I remember the first time I saw a bulk food section (ok, I’d probably seen plenty before, but this one made an impact). It was at Winco, a discount grocery store near my in-laws. They had so much good stuff! Nuts. Grains. Baking supplies. And candy. Oh, the candy. (These were the days before I paid any heed to what I ate.) I fell in love with Winco that very day.

Buying in Bulk

Fast forward several years to my first time in a co-op in Oregon. It was beautiful. They had so much … bulk. Bulk honey, maple syrup, olive oil, dry goods, natural soaps. There were items I didn’t know you could even buy in bulk (tofu? really?). I wanted to work there. Heck, I wanted to live there.


Yes, yes I am that weird lady who loves a good bulk section so much she’s willing to uproot her family and move a hundred miles just to be near it. But I’m not ashamed. No, because buying in bulk has done so much for both my budget and my health, that I don’t hesitate to sing its praises.

In fact, I thought I’d share a few tips I’ve picked up over the last few years of bulk shopping:

Reuse Bags & Containers

Aside from saving money on food, my other favorite thing about buying in bulk is reducing waste. That’s really simple to do when you bring your own bags and containers to the store you get your bulk food from. (find reusable cotton drawstring bags here)

If you don’t have them, or forget, use the plastic bags provided and add them to your reusable bag stash (I would suggest figuring out a system that works for you so you don’t forget your bags).

Find a Store with Good Selection

Buying in bulk is much easier when you can find a store with a good bulk selection. If you don’t know where to find one, ask around (I always start with Facebook).

Your friends might be able to point you to a store with lots of good stuff. Also, there’s a new free app for smart phones, called Bulk, which helps you find bulk buying options in your area.

Tare Your Containers

If you bring your own containers to put bulk items in, tare them first. That simply means weighing the item empty and making note of the weight so it can be subtracted from the total at the store.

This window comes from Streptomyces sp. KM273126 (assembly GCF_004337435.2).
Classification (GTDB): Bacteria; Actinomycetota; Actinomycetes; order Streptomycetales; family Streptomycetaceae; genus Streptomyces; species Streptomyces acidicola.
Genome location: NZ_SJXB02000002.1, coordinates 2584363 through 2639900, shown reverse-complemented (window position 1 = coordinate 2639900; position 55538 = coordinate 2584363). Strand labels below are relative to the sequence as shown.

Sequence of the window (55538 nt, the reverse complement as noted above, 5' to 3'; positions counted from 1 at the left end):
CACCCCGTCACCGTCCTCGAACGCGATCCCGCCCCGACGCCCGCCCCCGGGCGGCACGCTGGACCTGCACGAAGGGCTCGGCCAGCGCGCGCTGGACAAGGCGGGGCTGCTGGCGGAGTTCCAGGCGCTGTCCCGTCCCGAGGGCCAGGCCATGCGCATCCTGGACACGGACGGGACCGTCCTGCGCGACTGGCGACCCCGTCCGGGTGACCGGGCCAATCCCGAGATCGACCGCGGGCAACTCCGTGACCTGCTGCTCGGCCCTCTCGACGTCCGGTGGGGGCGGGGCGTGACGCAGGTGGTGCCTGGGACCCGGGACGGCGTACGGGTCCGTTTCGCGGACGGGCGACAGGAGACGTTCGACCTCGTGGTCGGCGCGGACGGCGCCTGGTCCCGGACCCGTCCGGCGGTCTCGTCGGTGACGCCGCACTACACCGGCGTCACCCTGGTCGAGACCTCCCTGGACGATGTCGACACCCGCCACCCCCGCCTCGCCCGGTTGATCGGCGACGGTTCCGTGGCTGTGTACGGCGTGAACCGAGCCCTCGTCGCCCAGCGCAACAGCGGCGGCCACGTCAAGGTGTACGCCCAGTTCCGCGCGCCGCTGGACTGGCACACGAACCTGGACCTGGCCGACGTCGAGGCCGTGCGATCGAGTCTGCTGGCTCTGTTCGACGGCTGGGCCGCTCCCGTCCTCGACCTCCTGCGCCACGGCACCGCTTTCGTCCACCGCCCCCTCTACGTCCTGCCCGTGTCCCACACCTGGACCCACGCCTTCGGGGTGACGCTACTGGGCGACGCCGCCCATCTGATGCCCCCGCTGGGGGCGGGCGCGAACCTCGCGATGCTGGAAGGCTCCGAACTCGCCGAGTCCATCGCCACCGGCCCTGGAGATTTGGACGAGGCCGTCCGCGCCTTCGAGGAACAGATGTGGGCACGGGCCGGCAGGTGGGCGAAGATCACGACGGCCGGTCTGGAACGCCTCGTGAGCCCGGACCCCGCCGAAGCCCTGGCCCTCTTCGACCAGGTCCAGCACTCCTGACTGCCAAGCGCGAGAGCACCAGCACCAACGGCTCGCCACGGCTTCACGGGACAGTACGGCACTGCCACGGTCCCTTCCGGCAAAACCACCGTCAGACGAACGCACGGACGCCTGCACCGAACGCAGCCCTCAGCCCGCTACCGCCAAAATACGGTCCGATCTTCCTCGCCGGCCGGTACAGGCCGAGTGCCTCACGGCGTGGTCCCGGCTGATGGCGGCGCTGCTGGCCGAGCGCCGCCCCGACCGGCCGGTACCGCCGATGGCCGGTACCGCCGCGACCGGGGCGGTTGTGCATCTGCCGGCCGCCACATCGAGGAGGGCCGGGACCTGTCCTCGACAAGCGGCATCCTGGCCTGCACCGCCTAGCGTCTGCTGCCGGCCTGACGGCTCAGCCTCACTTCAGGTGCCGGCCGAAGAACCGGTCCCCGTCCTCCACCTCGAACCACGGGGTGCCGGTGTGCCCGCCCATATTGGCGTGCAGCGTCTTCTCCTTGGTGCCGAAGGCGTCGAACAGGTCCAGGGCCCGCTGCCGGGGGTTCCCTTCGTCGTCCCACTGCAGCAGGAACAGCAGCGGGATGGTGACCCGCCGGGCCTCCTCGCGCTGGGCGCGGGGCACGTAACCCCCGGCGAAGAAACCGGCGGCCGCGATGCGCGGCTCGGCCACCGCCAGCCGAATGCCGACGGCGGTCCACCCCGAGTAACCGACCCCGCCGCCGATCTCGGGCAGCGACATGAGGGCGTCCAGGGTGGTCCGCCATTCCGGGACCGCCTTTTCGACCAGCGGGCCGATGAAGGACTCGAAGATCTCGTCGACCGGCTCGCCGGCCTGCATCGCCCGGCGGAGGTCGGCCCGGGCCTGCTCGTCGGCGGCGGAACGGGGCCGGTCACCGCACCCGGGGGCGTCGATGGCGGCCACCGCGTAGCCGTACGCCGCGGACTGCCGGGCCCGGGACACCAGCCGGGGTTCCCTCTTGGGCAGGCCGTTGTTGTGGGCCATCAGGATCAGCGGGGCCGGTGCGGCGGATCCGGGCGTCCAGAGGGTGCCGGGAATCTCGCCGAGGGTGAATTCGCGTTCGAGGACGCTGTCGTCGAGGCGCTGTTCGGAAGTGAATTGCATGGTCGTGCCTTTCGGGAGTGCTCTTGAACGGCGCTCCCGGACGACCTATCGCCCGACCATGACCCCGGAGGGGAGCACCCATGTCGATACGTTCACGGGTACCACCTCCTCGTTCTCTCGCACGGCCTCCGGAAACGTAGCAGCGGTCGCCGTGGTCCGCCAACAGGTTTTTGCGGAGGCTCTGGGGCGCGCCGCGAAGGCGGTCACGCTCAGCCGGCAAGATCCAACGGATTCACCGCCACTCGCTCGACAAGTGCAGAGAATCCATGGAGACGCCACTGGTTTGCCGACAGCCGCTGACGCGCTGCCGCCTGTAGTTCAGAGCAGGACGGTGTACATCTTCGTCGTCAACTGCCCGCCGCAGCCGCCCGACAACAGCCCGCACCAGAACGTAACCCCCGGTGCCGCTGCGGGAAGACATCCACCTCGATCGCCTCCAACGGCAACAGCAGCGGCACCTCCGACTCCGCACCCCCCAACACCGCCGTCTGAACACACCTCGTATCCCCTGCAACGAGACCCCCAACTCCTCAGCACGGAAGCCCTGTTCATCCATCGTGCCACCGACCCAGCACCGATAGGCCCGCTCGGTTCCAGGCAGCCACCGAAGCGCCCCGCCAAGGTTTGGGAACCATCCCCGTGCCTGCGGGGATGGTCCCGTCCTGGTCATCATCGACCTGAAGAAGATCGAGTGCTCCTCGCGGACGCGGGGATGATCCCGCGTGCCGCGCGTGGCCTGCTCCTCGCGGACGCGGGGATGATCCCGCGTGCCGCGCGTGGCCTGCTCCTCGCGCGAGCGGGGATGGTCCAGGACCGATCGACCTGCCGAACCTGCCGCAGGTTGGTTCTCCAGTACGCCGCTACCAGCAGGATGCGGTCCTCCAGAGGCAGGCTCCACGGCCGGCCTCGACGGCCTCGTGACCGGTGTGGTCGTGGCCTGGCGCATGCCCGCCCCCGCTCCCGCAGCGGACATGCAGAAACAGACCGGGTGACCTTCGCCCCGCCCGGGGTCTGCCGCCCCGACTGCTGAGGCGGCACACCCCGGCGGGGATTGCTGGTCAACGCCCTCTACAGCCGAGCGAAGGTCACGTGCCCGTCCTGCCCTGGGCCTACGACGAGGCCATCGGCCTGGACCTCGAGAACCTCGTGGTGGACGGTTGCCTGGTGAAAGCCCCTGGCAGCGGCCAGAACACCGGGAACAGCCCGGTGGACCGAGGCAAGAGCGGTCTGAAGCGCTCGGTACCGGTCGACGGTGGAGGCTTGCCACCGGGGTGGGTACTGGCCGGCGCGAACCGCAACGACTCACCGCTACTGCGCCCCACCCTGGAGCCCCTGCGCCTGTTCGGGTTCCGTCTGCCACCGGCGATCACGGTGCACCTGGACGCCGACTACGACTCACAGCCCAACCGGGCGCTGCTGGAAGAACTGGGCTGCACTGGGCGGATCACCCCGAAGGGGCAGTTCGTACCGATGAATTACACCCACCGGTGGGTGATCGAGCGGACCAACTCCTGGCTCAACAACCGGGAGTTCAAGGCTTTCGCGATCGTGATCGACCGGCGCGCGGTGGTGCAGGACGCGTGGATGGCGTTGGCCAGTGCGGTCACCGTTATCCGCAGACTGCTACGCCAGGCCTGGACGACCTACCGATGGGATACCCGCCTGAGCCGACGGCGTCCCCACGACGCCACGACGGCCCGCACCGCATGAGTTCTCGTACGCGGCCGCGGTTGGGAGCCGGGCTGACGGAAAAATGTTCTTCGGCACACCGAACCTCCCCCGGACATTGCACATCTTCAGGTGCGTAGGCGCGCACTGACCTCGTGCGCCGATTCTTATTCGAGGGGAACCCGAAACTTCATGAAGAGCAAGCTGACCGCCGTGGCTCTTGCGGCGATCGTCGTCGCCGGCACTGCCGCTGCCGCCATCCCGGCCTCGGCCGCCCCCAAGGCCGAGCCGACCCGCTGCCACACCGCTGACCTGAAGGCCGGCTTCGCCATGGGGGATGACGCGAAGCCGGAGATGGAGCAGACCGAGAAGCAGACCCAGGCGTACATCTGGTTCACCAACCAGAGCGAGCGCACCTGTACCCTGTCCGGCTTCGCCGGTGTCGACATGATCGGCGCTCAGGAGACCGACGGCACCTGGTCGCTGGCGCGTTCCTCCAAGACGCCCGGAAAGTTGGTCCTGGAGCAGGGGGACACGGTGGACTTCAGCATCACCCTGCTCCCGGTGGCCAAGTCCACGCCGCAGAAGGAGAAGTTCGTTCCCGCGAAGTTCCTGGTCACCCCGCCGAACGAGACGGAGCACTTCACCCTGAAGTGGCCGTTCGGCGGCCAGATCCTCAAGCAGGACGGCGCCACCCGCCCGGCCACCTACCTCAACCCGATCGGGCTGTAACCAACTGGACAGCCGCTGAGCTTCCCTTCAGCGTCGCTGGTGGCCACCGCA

Some stores have scales and have you do it yourself. In others, ask a cashier to tare your item and make sure they will take the weight off the total (I’ve had a store not do that before and I had a heavy canning jar).

Think Outside the Big Box

I used to be an avid Costco shopper, heading to the giant warehouse and coming back with a trunk full of goodies, many not on my list. Now, I just get a few items and am currently looking for other options.

One of my goals for buying in bulk is to reduce waste, which doesn’t happen when I come home with a lot of products with excess packaging. (It doesn’t help that I live an hour from said store.)


Also, not all bulk shopping needs to be done in stores. Farmer’s markets are a great place to get food in bulk, as are local farms. Check out Local Harvest if you need help finding them in your area.

Go Easy on the Amount

I have a tendency to want to fill my bag up all the way. Unfortunately, that’s just led to wasted items. Either we tried it and didn’t like it, or it went bad before I could use it all. Buying in bulk allows you to get just what you need, whether that’s 4 cups or 4 teaspoons.

Get just what you need and resist the urge to get as much as you can even though you don’t need it.

Note Items You Could Be Buying in Bulk

While you’re shopping, take note of the bulk inventory. Is there anything else you could be using that you aren’t already? Maybe you’ll spot something you didn’t know you could buy in bulk or perhaps you’re up for trying a substitution to what you’re already using, but can’t get in bulk. The beauty about bulk is you can just start with a little to see if you like it.

Store Items Quickly

Move bulk items from bags to storage containers as soon as possible. I don’t know how many times I’ve had curious little fingers poke through bags of food, only to find it spilled on the floor.

I use different-sized canning jars so I can see what’s in each and how much I have left. After everything is transferred, I wash bags that need it and put the bags together where I can grab them for the next shopping trip.

Use Well-Sealed Containers

I favor canning jars because they’re see-through and have well-fitting lids. However, we also use large food-grade buckets for rice and beans, which we buy in large amounts because we eat them so much. There are lots of different food storage options available, just make sure they seal well.

Label!

Figure out a labeling system that works best for you and use it. I’ve forgotten to label on numerous occasions, only to find myself searching through my pantry looking for something I thought was there. Labels are a good, good thing.

Rotate for Variety

I read this tip the other day and it blew my mind. Since we’ll be living in an RV soon, I wasn’t sure how I would store all of the jars full of dry goods. The answer? Rotate it!

Bea Johnson, author of The Zero Waste Home, suggests assigning each storage jar a category, like legumes, grains, tea, etc., and buying different varieties when those run out.